It is pathetic how NASA and scientific research are held up as the Gold Standard and raison d'Ítre for any off-earth mission. I call BS that! Let SpaceX and its like dictate the future, not the bloated inefficient NASA or underfunded boffins. Humans suffer solar-ion damage and their bones dissolve in low-gee? Give the free-market pharmaceutical multinationals beaucoup incentives to develop space-medicine drugs to prevent or repair such damage, instead of working on yet another antidepressant or impotence drug. This is not higher math-- appeal to the existing greed of the typical corporate sociopath CEOs and boards, and stop whining about "underpaid" scientists and school teachers.

GlennA
User Rank
Gold
Re: Step backwards
GlennA   8/1/2012 8:01:14 PM
NO RATINGS
Battar;  Yes, Neil Armstrong completed a successful landing, which a robot might not have been able to do.  The original target landing zone was found to be strewn with boulders.  By taking manual control, the human pilot saved the mission.  In later missions, astronauts were taught some geology to assist their efforts to select 'intersting' samples for return.

I do admit that we do not have the technology currently to send astronauts to explore Jupiter's moons, and return them safely.  And lacking the space-race competition and paranoia of Sputnik etc, I guess robotic exploration will have to suffice until human space exploration becomes a priority.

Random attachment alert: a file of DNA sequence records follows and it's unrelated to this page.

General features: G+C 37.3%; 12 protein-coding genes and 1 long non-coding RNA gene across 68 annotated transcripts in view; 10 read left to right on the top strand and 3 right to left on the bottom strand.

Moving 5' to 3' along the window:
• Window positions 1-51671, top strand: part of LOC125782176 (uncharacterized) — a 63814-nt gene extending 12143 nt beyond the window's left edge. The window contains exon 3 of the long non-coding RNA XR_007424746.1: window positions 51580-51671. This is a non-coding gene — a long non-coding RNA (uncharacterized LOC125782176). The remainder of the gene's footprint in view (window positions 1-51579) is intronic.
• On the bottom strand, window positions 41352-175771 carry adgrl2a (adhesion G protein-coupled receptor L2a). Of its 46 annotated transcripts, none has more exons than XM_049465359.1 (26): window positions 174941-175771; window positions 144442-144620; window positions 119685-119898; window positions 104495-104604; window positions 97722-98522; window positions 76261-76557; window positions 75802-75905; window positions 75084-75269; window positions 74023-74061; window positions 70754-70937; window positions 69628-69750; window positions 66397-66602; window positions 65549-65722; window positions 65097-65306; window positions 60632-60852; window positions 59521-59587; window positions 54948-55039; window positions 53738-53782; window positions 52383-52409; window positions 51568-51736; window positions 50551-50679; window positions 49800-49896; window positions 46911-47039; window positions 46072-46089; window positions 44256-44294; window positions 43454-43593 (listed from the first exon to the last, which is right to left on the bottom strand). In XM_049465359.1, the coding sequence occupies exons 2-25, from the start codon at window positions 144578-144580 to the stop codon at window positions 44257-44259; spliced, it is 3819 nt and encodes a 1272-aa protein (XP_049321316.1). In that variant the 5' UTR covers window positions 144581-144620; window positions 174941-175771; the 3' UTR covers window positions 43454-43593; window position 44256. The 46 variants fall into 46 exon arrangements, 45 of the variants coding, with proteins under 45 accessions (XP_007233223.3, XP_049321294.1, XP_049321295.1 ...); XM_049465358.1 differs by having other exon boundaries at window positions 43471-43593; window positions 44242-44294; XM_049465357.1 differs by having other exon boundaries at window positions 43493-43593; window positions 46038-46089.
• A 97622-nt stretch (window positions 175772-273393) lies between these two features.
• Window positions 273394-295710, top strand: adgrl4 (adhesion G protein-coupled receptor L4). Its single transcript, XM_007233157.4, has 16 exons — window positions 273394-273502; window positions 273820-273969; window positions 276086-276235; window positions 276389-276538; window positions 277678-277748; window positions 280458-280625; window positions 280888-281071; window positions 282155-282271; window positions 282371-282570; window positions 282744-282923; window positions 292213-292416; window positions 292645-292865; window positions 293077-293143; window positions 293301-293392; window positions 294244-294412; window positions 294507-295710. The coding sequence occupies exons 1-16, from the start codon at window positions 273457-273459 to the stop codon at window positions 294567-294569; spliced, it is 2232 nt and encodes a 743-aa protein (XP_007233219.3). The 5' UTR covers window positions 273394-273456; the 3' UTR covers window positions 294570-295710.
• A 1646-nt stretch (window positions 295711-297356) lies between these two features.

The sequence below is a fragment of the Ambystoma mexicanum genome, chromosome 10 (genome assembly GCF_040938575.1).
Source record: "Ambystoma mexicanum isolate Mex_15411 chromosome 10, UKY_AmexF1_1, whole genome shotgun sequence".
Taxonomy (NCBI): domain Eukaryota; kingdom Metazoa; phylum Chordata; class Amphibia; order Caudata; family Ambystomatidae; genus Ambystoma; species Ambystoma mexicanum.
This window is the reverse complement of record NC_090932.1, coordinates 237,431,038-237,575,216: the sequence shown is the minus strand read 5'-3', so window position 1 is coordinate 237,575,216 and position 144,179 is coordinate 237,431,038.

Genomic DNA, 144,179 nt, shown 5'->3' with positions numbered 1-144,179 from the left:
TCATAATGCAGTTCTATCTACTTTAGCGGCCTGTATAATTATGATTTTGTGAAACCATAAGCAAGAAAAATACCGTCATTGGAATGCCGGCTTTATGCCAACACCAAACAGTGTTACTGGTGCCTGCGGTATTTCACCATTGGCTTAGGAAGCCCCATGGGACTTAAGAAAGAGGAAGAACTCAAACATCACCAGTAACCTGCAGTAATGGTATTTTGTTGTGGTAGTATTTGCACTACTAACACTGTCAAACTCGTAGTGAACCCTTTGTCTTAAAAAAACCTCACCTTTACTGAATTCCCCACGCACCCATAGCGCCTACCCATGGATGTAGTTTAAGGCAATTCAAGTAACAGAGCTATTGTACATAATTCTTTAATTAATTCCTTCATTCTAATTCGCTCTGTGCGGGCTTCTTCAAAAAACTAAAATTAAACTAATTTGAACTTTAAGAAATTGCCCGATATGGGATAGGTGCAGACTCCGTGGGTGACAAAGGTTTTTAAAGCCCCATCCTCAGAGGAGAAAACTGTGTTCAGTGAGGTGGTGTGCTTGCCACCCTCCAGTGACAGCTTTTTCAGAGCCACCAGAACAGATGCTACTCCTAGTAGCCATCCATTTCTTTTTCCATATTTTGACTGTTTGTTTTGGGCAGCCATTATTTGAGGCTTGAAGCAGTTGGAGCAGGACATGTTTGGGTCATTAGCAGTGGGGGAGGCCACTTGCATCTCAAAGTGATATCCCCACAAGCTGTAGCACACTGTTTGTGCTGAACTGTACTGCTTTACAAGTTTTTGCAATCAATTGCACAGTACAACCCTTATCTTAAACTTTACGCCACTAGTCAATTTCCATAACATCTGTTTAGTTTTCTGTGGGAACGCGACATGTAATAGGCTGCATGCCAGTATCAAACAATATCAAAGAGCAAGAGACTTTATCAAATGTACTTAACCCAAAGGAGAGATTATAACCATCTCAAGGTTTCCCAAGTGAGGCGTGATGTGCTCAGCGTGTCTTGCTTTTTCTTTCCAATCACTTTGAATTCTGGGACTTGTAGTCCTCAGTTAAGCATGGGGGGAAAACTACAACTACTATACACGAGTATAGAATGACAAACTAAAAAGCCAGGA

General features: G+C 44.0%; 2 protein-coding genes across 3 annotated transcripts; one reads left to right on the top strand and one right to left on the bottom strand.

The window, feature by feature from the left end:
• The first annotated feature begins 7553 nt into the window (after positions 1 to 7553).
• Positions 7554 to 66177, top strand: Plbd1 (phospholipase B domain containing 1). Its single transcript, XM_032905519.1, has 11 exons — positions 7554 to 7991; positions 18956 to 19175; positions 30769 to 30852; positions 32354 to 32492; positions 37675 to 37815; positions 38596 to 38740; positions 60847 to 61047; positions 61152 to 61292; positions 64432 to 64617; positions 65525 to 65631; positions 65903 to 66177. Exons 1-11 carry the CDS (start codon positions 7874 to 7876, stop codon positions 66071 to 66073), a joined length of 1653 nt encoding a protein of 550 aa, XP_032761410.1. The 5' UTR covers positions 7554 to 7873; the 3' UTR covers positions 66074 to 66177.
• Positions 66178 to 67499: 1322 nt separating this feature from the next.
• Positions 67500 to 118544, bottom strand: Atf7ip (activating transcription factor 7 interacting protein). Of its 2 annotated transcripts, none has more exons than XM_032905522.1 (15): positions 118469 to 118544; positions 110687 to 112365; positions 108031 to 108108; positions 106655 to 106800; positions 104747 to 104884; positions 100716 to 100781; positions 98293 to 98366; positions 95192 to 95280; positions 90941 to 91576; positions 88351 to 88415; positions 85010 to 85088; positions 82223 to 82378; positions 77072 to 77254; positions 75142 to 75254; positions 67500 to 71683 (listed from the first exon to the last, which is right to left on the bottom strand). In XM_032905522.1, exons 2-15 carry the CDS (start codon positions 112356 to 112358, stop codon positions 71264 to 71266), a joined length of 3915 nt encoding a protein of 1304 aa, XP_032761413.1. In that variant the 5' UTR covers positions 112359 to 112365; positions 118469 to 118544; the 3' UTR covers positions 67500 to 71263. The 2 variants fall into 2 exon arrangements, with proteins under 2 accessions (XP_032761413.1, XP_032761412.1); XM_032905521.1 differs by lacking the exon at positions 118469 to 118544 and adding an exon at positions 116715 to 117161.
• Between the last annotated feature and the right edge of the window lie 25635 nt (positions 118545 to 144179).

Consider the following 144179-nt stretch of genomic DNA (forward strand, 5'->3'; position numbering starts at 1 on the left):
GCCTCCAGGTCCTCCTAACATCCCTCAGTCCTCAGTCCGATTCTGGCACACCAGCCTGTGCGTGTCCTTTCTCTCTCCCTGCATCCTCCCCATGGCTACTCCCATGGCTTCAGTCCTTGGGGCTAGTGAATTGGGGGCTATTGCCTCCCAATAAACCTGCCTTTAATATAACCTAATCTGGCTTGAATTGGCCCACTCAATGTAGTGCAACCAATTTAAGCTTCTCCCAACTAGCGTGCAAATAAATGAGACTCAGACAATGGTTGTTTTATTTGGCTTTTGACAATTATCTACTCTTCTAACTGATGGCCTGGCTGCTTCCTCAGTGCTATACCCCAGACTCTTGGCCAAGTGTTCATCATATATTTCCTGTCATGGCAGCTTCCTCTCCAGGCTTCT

Battar
User Rank
Platinum
Re: Step backwards
Battar   8/2/2012 2:17:31 AM
NO RATINGS
GlennA,

            Your observation about Neil Armstrong saving the moon mission by taking over manual control is only half he truth. Before Neil got there, 6 "Surveyor" robotic spacecraft were sent to the moon (this is mid-'60s technology, remember - no "Intel Inside" stickers on the robots). 4 of the robot craft succesfully landed on the moon, with no human pilots at the controls. Two didn't make it, but hey, it's just metal and plastic that got busted, so no one remembers it now. 

ervin0072002
User Rank
Gold
Humans need to be in Space
ervin0072002   7/11/2012 10:29:32 AM
I have to disagree. Slowing down research in the namesake of saving money is not the way. Here is a disconnected list of reasons why reducing any research funding in sciences is bad. Humans in space are a must. There is an endless list of reasons of why we need humans in space. And humans correcting design errors or compensating for machine failure is one of the minor reasons of why we need humans in space.

 

Reason 1: Lack of gravity for prolonged periods of time has introduced an endless list of questions. Can it be used to our advantage? Can it harm us? If this harms us in what are the results? How to avoid its harm? let's face it earth has a limited Surface area and even if we burrow deep, build the highest sky rises, and continue in killing each other with wars, unfortunate diseases etc., eventually we most likely will populate earth to system collapse. Space might hold a key to our millennia problems.